Oh, we need to talk about SkyMall. Taylor wrote about SkyMall yesterday, but let’s be honest, the world needs many more SkyMall thinkpieces. Or, as Michael Schaub would call them, SkyMall thinkpiece-flavored potato chips.

Alex: I’m devastated. Where am I going to buy suits of armor now? Where am I going to buy a sumo wrestler coffee table? Where am I going to buy a toilet seat that puts itself down on its own (with a new sensor, to prevent that terrible, terrible thing from ever happening again)?

I don’t know. These are things I know, so if anyone knows of a boutique in Brooklyn that sells anyone please email me at alex at mhpbooks dot com.

SkyMall has been weirdly important to me for most of my life. I’m a very anxious flyer and I’ve basically learned to manage that anxiety by doing three things: sitting on the aisle, reading SkyMall very carefully and imagining what I would do with all that cool ass stuff, and reading the dumbest imaginable business books. (I’m looking at you, Me, Inc. by Gene Simmons, you beautiful, sexy, super misogynistic and completely useless piece of trash.) These things keep from thinking about my impending death for a little while, and they matter.

People get anxious on flights and, like me, they read SkyMall. Thankfully, when I’m anxious all I do is shout about how we’re all going to die, but it seems like a lot of people like to buy shit when they’re scared, which makes sense, I guess? You can’t take it with you, so if you’re about to pop your proverbial clogs, you may as well spend some of your hard-earned money. Your kids will just waste it on Star Wars-themed popcorn machines and gyroscope shoe-inserts that keep you from falling down anyway.

On a similar note, there are so many more ways to distract yourself on airplanes these days. At the risk of sounding like Louis C.K., there’s WiFi on planes now! That is insane. I cannot get over that. I’ve been so conditioned to think that using my phone on the plane will kill everyone aboard that I’ve never actually used it, but I understand that it works and it’s there! So I guess if you wanted to buy a suit of armor you could just go to Discountsuitsofarmor.com and save $400 now?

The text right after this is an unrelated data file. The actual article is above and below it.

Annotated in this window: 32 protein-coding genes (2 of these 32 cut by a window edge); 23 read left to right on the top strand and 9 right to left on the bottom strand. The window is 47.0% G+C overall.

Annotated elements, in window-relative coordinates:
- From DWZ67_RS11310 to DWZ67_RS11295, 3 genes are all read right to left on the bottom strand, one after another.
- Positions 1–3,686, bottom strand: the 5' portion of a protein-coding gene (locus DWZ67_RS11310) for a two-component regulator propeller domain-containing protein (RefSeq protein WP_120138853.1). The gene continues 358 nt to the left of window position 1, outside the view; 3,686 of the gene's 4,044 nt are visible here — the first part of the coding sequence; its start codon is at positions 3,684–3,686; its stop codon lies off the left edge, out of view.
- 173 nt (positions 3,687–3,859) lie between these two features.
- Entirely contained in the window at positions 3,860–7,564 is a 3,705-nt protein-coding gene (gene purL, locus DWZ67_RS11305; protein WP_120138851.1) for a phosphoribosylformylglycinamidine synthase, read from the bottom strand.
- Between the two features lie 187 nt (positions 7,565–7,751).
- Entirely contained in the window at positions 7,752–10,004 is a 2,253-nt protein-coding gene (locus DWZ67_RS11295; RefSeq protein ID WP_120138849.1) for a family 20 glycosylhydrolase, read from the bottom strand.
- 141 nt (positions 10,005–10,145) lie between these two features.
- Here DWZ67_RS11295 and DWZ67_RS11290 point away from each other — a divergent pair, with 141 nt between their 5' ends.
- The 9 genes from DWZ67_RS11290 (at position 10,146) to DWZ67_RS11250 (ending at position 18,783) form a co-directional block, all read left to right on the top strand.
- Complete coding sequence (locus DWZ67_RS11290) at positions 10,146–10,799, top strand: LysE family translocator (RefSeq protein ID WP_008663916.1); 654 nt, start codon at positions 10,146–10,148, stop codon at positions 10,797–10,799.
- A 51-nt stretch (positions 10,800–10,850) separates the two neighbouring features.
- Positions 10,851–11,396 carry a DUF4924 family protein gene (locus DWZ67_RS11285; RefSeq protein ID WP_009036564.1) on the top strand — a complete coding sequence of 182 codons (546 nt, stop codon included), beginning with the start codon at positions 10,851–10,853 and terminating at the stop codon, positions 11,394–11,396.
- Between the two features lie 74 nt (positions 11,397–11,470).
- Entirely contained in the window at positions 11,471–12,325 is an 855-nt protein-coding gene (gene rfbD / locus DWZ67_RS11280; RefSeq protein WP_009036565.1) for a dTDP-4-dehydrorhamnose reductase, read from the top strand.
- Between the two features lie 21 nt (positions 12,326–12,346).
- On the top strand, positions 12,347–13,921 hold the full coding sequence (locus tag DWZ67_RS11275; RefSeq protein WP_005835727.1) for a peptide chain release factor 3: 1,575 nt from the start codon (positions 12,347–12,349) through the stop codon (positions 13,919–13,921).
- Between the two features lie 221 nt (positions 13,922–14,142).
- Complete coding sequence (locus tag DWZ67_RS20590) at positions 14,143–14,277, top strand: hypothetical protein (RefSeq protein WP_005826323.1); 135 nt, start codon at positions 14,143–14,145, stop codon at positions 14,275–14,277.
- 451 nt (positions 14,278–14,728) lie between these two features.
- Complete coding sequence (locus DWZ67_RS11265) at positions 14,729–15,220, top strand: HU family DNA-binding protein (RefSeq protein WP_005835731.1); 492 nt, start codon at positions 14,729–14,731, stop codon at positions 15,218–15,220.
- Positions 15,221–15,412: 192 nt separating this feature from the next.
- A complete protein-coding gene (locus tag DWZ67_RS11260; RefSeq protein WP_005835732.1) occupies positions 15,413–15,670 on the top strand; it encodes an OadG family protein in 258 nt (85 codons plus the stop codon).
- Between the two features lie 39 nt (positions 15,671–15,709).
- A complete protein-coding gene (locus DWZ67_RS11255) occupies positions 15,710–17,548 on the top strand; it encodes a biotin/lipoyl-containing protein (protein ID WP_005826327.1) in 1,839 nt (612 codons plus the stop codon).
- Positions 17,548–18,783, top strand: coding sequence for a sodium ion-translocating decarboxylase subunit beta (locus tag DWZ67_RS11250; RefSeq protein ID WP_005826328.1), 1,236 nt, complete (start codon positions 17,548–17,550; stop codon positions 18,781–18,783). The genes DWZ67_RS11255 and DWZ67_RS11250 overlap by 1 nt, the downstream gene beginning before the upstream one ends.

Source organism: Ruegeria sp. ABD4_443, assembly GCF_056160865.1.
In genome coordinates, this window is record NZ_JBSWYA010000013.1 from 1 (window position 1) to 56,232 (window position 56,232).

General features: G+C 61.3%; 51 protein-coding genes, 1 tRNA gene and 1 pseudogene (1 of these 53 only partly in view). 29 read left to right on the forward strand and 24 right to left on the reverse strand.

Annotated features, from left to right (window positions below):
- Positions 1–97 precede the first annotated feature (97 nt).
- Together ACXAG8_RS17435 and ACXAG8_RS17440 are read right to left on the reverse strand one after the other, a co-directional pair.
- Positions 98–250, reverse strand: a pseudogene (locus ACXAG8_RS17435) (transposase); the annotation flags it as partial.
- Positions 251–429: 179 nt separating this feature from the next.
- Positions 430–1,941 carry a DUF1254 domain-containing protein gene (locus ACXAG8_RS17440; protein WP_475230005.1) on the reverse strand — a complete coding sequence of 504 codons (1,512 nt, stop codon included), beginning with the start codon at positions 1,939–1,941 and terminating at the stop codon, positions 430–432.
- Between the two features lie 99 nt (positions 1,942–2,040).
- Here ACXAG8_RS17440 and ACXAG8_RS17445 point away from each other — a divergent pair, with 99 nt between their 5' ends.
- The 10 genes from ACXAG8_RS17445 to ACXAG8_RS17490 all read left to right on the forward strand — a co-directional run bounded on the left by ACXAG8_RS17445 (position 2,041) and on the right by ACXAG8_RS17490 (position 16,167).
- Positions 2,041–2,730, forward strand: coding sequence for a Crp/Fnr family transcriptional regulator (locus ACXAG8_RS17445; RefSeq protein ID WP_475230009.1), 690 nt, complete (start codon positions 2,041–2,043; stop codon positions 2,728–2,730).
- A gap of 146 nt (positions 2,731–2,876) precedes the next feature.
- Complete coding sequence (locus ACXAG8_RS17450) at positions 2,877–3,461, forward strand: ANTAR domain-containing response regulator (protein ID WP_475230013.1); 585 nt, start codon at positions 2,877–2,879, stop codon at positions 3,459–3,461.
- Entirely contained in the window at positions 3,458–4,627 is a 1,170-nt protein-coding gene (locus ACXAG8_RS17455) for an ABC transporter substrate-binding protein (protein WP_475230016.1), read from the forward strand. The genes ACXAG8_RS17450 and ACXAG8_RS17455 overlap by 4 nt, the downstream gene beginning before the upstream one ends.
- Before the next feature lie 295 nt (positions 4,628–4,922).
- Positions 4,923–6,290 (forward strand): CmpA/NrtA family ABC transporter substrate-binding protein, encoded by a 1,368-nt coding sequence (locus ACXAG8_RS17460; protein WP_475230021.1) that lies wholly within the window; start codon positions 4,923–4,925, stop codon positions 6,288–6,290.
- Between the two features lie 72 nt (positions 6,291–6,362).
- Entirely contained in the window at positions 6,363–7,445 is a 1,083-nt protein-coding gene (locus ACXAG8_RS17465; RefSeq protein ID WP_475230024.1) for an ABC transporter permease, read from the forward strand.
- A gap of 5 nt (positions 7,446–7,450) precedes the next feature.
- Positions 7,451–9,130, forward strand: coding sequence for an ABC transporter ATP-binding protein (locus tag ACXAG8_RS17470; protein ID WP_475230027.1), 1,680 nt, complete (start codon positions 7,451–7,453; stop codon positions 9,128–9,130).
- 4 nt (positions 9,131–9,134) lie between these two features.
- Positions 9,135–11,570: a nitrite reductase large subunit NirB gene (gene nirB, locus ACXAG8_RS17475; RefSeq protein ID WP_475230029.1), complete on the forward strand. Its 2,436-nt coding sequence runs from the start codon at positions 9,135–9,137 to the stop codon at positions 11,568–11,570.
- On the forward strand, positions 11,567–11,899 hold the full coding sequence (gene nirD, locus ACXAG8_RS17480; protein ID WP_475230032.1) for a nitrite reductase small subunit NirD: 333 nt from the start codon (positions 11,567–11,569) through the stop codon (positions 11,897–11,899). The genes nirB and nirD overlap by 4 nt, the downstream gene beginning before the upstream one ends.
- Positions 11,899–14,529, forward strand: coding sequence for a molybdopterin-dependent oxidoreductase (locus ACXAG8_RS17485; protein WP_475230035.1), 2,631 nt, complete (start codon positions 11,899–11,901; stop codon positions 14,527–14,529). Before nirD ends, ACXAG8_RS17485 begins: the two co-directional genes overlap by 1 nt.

The rebirth of J.C. Penney is more interesting to me, in part because I see a publishing angle, possibly because I am insane. It seems counterintuitive, but there seems to be real value in print—because there are so many distractions online (Jacob Silverman’s forthcoming book Terms of Service has taught me that people spend something like 15 seconds on a page before leaving), retailers are resuscitating some old ideas. I’d like to talk more about this, so I’ll ask a question. In Taylor’s piece, she said she was skeptical; I think it’s a great idea. What do you think?

Mark: Ask me all the J.C. Penney-related questions you want, Alex, but there’s no way you’re going to keep me from talking about SkyMall, a truly phenomenal piece of Americana. I’m very sad about the likely demise of SkyMall, though I can’t say that I’ve ever bought anything off of it. Did you ever read Ron Rosenbaum’s great piece about it? Like you, he says that SkyMall “has something to do with the notion of death—of your time running out.” And of course there’s Bill McKibben’s famous proclamation, from his 2006 Orion essay: “If there is any piece of writing that defines our culture, I submit it’s the SkyMall catalog. To browse its pages is to understand the essential secret of American consumer life: That we’ve officially run out not only of things we need, but even of things we might plausibly desire.” I’ve only ever read that quotation and not the whole essay, because I’m not an Orion subscriber, though I should be. Essays about SkyMall are my kind of essays.